2. @llwy12

        Did you ever read about Reagan sending in tanks to quell demonstrations by UC Berkeley protesters in the late 60s? The well-armed troops fired and killed a guy who was just watching the tear-gassed crowds from a roof. Four students were shot and killed by the National Guard at Kent State in in 1970. During a 2011 occupy movement at UC Davis, cops pepper-sprayed a group in the face as they sat on the ground. Not to mention the many incidents of un-armed minority males shot in the back with a fusillade of police firepower.

    2. @anon lol… you are very funny. Atm, Australians are doing protest of their own against the government, and so far, all we get is people throwing in jail… not even tear gas are being used, good job at demonstrating your knowledge of the West *golfclap

    3. @anon @llwy12 Shame on the pan-dems and people for defending these criminals! Those hooligans aren’t above the law! The rioters cannot force their opinions on those who support the bill by rioting and holding the city and its inhabitants hostage. This is not democracy, this is mob rule! They want violence in HK. If HK police were like American police, these gangsters would have been road kill. Those protesters are hooligans, how can you storm the legislature building, vandalize the place and wave a foreign flag. Buncha traitors. Those rioters are waving British colonial flags, ignoring that the British KILLED protesters against the British rule, whereas the current police is very patient. Destroying the public property and the government buildings, why don’t they try to do that in the US and western countries and see what gonna happen to them. Serve them right, if this happens in anywhere else in the West, police will have open fire already.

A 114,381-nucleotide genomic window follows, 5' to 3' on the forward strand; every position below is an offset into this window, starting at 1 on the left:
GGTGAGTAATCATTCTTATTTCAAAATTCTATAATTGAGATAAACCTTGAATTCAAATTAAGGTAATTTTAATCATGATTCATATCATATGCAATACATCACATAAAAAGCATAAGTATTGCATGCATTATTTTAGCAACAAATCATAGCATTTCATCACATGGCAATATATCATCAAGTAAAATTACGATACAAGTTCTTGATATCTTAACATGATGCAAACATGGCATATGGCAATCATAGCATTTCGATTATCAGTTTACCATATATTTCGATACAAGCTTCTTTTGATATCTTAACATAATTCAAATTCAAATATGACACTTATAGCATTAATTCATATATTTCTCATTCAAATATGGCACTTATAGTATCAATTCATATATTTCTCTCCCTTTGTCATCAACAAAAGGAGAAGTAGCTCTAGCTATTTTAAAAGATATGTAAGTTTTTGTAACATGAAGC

It is clear from the tactics used by the rioters, they are well organized, equipped, planned and likely rehearsed. Their approaches are much more assertive solely intended to cause mayhem and chaos, very different from the “Occupy” bunch. Rioters likely got professional helps and advices. HK Police must find out who were financially supporting the riot organizers. The place to start looking are those tycoons who have most to lose if the extradition law passes. Sincerely hope HK government would stand the ground and get the extradition law passes.

      1. @sam01